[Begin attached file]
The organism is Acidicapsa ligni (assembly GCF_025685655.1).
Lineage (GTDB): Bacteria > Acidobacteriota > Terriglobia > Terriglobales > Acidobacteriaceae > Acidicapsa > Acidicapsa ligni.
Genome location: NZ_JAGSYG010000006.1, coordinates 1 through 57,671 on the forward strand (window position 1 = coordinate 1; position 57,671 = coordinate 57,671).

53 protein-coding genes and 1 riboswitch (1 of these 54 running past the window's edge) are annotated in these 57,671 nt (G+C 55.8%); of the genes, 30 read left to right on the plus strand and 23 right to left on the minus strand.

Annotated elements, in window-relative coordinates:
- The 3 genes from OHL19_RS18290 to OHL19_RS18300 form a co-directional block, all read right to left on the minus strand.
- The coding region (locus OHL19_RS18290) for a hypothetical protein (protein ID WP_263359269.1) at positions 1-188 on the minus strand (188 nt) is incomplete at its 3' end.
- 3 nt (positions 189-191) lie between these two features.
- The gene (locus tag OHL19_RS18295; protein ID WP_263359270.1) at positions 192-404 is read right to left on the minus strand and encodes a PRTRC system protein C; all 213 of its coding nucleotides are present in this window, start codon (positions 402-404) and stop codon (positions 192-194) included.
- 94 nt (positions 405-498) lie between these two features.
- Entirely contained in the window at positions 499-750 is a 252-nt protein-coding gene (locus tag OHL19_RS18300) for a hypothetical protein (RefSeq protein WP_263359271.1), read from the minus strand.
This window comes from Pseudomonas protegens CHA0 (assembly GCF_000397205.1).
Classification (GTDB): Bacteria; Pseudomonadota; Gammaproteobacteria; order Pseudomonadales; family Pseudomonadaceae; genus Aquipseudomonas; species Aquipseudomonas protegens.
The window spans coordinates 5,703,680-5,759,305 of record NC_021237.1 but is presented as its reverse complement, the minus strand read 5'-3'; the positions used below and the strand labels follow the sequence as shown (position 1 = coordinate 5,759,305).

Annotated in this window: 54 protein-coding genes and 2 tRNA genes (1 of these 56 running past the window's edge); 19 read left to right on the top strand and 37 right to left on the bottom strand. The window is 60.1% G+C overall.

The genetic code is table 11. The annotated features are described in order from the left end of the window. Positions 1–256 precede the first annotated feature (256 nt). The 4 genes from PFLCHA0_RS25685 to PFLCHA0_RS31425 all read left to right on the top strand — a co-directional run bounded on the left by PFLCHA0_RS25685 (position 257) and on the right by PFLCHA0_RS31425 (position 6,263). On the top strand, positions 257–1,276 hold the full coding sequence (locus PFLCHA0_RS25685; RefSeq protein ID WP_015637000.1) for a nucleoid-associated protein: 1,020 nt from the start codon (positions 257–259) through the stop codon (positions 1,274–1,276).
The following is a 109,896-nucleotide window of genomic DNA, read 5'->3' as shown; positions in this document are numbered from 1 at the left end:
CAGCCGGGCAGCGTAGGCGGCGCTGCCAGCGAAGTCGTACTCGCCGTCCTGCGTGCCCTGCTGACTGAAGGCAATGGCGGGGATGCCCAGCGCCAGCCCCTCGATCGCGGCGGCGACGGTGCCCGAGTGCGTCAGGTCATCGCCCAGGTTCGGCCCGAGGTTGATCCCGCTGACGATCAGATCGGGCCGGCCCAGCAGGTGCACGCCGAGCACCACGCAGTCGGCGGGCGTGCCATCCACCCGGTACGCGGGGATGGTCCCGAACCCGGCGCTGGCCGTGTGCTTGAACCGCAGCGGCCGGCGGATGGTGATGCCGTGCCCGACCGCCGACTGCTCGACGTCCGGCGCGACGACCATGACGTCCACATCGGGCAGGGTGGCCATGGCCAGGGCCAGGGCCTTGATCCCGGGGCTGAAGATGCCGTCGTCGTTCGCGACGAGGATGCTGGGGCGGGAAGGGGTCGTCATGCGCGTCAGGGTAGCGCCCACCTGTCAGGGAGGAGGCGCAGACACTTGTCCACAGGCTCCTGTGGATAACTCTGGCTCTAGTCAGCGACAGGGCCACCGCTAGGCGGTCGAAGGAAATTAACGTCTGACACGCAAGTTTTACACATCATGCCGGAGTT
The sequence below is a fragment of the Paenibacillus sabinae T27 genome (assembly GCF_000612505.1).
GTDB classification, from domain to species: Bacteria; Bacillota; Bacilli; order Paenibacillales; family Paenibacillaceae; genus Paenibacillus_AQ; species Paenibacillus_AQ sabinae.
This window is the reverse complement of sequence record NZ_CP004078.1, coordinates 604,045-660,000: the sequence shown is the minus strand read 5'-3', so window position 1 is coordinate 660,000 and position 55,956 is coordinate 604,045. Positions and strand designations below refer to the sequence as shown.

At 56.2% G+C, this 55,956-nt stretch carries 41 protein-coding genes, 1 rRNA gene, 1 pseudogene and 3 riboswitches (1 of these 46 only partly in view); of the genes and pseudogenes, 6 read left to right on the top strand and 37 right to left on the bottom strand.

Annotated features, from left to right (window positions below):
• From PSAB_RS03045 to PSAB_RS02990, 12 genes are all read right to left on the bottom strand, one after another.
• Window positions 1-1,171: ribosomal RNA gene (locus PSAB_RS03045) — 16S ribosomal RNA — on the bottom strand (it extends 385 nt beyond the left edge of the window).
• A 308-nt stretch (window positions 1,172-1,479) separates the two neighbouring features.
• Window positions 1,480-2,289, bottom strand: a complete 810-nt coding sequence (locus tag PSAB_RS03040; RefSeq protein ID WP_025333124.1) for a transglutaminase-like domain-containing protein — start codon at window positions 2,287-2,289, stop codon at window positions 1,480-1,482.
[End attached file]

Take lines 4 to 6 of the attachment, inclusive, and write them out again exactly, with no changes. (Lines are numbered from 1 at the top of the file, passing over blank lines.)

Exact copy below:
53 protein-coding genes and 1 riboswitch (1 of these 54 running past the window's edge) are annotated in these 57,671 nt (G+C 55.8%); of the genes, 30 read left to right on the plus strand and 23 right to left on the minus strand.

Annotated elements, in window-relative coordinates:
- The 3 genes from OHL19_RS18290 to OHL19_RS18300 form a co-directional block, all read right to left on the minus strand.